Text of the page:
Former Lifehacker writer Patrick Allan once explained how to avoid being a sore loser at competitive games. It’s useful advice for anyone older than a toddler, but it might also be worth revisiting in order to apply his lessons to a higher-stakes context. Say, an election.
“A simple handshake or ‘well done’ completely shifts the spotlight to them,” says Allan. “That way, if you need to sulk, you can go do it on your own without drawing unwanted attention.” When John McCain lost the 2008 presidential election to Barack Obama, he not only congratulated the winner with a private phone call, he gave a speech that sought to rally his own supporters to the greater cause—the success and well-being of all Americans, not just those who vote for one party or the other—in an eloquent speech.
“You want to prove that you’re the best,” Allan says, “and that you deserve respect. This kind of thinking is hard to shake because it’s ingrained in your personality, but it can really get the best of you when things go south.” Especially when it comes to a presidential election, it’s important to think about the consequences should one candidate simply refuse to accept the results of a free and fair democratic process.
If Americans cannot trust the integrity of the electoral process—especially if outlandish claims or conspiracy theories are espoused with no or misleading evidence—it will harm the nation any more than it might help a single candidate. If you truly think you are the winner, there are legal processes you can follow—but obstructing the natural course of governmental succession with specious lawsuits just because you don’t like the results isn’t quite the same thing.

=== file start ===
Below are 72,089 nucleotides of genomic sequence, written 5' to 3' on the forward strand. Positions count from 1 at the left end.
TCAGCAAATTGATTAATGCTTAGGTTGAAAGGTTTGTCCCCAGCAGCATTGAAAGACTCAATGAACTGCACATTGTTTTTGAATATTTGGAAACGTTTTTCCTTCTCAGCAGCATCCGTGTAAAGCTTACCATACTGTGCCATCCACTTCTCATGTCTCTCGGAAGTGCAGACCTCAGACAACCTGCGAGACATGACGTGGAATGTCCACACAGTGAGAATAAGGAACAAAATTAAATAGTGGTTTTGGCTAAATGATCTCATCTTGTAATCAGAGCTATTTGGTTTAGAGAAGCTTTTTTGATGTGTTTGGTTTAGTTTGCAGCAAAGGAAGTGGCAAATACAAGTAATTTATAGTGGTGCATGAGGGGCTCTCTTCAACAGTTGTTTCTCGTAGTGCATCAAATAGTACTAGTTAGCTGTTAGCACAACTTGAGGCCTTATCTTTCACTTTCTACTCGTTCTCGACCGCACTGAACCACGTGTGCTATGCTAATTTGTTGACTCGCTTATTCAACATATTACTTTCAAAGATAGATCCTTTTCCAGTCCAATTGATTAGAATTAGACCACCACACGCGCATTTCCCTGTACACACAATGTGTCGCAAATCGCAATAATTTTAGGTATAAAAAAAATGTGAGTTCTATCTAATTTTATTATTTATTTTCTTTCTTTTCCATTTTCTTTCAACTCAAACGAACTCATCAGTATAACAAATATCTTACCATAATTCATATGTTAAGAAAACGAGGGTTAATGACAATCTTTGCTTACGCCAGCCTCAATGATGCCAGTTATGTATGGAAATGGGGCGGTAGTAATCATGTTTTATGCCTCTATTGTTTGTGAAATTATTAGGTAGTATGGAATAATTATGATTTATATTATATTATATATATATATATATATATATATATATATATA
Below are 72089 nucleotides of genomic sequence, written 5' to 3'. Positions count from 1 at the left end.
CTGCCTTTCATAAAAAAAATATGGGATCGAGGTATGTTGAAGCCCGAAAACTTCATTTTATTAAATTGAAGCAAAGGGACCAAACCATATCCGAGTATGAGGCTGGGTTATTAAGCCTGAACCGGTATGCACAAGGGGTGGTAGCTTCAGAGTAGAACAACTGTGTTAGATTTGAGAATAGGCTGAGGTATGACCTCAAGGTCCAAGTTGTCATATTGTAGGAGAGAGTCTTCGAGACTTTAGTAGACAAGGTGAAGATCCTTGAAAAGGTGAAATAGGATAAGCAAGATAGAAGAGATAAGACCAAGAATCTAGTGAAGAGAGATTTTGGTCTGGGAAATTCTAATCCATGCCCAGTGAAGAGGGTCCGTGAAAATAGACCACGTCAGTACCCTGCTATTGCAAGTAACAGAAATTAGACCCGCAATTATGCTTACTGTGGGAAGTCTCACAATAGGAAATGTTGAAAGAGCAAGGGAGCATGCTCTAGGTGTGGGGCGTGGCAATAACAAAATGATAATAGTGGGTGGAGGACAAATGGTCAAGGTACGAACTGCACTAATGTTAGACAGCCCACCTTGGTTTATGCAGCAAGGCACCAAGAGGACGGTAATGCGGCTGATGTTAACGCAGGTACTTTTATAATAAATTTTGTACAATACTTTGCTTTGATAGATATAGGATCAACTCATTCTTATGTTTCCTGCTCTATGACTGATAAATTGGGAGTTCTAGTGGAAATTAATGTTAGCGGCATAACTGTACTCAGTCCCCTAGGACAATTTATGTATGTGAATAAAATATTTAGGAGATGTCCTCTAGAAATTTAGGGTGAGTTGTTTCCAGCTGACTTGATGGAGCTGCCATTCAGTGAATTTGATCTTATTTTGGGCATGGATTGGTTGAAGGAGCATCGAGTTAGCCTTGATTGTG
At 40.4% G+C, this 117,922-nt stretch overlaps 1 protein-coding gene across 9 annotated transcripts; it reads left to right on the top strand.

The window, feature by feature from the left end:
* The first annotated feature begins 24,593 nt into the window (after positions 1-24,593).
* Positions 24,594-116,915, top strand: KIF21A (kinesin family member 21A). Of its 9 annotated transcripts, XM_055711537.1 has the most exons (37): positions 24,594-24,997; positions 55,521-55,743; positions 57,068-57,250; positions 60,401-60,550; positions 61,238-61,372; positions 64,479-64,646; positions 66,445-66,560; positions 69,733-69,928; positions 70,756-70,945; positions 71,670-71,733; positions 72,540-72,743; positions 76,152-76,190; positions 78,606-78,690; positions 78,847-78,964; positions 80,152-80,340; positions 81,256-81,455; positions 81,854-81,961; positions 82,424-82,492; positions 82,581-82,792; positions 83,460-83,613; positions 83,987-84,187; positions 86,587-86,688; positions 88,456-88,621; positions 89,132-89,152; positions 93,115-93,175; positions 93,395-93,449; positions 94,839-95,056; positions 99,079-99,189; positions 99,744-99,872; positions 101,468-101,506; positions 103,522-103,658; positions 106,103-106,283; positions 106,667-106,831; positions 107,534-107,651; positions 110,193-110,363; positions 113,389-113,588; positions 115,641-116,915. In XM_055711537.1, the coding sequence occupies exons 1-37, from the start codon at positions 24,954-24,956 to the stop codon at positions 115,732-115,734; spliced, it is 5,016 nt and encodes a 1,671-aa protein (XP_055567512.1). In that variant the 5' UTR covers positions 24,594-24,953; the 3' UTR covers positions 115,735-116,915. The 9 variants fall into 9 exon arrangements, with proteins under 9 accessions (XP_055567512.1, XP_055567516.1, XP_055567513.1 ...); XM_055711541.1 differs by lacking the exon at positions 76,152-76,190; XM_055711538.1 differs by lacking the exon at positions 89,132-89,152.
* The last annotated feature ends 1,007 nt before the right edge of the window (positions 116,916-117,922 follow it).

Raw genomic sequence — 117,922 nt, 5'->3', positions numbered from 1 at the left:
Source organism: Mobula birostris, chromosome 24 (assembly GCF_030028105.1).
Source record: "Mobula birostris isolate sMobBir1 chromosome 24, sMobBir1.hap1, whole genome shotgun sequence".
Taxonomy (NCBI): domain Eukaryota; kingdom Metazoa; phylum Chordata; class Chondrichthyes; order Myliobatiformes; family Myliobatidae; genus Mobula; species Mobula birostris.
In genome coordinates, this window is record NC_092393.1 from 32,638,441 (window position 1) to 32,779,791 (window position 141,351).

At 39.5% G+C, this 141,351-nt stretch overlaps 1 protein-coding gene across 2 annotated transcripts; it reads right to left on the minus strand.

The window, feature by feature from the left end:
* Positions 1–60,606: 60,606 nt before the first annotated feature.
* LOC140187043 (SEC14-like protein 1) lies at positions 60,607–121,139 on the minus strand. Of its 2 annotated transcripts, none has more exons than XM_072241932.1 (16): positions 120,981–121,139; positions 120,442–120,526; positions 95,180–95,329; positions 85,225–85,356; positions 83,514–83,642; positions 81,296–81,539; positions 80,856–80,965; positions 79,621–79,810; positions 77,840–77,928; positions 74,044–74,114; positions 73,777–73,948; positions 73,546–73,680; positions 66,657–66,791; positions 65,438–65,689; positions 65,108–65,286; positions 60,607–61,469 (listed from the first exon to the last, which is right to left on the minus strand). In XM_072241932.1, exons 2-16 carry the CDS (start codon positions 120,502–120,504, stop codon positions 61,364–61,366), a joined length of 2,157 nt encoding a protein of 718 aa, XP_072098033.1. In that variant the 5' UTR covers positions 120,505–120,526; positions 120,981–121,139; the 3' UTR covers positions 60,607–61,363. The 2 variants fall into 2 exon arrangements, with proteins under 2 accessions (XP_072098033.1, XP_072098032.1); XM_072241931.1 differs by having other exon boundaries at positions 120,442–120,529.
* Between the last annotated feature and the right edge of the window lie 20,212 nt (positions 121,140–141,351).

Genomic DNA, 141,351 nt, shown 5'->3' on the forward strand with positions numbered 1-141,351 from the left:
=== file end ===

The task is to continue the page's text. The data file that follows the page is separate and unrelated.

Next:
According to Allan, “Saying nothing is always better than saying—or doing—something you’ll regret later. If your anger is raging inside, leave the table, put down your controller, stand up from your desk, or take a seat on the bench. It won’t always look good to others, but it will look better than swinging your arms and screaming.” If you’re used to jumping on to social media to complain whenever things don’t go your way, now might be the time to shut your phone off.
“Being a graceful winner can help you avoid being a sore loser too,” says Allan. “If you can avoid gloating or talking trash when you happen to be victorious, the people you play against will probably return the same respect.” Of course, if you’ve got a history of being a sore winner, you can’t expect people to suddenly treat you with kid gloves the second you’ve been knocked off the pedestal. But maybe something to remember for the future?
You need to remember the point of it all, says Allan. “It’s okay to be competitive, and nobody ever said you had to enjoy losing, but it’s important to keep things in perspective. Winning and losing are just very small parts of the whole experience.” Again using the example of a presidential race—the winner of which is responsible for leading the country and setting an agenda that will impact the lives of hundreds of millions of people—it should go without saying that the stakes are far higher than comforting your own ego.
In conclusion, says Allan, “Losing is an opportunity to learn, to get better, and prove to others that a loss doesn’t shake you. Losing hurts because we fear that others will lose respect for us and our abilities, but if you can take your loss in stride, you’ll always gain respect no matter what.”
It’s important to learn how to lose, especially if you’ve got a lot more losing ahead of you.
This post was originally published in December 2017 by Nick Douglas and updated on Nov. 9, 2020 by Joel Cunningham to add updated context and a new header image, and to align the content with current Lifehacker style.